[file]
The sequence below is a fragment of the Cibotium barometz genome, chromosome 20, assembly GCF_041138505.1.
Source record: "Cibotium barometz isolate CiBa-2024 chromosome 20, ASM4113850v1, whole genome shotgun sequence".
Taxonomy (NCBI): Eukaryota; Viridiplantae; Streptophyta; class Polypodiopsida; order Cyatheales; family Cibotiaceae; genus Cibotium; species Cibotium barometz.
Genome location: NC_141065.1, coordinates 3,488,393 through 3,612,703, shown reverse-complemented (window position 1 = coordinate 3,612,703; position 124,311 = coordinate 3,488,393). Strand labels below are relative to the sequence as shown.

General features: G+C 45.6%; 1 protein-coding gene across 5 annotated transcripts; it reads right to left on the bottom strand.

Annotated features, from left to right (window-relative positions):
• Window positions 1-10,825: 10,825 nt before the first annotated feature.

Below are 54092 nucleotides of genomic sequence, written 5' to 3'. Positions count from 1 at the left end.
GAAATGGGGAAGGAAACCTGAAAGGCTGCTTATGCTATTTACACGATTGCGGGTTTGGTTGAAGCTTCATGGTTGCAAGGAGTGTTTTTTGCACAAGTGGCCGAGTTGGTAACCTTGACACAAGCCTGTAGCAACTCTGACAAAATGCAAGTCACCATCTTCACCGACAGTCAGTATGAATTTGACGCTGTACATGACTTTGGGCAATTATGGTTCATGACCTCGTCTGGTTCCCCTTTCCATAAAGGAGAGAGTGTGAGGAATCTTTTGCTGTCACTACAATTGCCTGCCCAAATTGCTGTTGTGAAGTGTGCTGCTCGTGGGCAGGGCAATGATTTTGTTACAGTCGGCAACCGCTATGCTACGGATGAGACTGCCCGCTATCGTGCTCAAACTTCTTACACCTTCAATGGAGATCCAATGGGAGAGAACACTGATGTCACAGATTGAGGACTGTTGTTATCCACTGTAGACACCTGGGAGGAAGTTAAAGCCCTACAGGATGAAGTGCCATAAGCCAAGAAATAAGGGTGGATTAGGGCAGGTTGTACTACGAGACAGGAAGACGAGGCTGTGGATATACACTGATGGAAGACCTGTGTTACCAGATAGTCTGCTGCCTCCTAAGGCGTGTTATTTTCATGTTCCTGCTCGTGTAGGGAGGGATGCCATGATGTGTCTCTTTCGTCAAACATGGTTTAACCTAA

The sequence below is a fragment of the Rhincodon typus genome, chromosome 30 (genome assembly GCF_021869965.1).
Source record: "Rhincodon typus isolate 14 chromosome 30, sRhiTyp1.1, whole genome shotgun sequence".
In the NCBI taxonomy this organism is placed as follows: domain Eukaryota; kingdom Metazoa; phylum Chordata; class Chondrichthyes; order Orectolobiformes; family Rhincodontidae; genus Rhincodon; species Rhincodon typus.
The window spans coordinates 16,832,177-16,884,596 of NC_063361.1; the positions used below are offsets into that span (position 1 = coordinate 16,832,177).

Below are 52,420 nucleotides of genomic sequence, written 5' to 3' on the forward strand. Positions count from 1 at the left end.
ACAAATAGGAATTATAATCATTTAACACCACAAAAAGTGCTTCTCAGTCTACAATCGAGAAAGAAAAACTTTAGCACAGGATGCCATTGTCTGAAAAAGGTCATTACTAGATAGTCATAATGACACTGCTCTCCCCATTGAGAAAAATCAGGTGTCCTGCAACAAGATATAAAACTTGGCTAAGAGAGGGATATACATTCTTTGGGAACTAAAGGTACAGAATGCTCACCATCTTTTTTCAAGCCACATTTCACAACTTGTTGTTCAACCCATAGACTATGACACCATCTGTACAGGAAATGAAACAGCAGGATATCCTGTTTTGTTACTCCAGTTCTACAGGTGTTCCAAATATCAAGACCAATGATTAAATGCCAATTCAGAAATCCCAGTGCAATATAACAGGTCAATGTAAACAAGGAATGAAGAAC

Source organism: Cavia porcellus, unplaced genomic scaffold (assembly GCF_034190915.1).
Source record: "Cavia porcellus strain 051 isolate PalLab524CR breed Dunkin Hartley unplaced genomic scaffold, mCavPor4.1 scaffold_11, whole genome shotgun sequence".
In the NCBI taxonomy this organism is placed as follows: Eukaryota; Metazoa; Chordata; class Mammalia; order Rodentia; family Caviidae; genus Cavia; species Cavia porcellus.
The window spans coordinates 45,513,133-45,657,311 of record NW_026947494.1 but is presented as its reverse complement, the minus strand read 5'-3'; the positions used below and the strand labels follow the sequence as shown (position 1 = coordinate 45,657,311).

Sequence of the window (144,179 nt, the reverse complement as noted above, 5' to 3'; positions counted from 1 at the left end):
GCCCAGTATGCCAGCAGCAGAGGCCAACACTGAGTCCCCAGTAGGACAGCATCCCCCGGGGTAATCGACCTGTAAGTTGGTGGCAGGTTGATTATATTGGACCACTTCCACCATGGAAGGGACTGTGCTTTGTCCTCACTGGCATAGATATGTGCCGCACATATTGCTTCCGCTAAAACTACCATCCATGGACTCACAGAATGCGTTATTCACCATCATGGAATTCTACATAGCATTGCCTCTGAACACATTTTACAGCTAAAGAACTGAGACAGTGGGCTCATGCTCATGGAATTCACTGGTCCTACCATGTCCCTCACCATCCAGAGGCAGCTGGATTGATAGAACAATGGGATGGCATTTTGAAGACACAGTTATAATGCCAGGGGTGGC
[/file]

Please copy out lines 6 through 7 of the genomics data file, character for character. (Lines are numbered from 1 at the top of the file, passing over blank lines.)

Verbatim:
Annotated features, from left to right (window-relative positions):
• Window positions 1-10,825: 10,825 nt before the first annotated feature.